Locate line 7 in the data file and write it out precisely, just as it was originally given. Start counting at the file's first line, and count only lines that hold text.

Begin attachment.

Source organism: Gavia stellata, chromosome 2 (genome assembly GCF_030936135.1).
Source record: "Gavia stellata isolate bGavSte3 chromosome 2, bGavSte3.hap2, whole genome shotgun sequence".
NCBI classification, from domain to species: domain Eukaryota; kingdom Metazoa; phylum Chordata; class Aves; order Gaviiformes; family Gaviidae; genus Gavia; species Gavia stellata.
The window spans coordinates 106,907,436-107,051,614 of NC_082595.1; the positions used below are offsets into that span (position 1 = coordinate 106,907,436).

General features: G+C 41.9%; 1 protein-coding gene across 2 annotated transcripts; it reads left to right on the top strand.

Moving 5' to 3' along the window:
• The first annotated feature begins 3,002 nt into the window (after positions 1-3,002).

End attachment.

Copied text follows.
• The first annotated feature begins 3,002 nt into the window (after positions 1-3,002).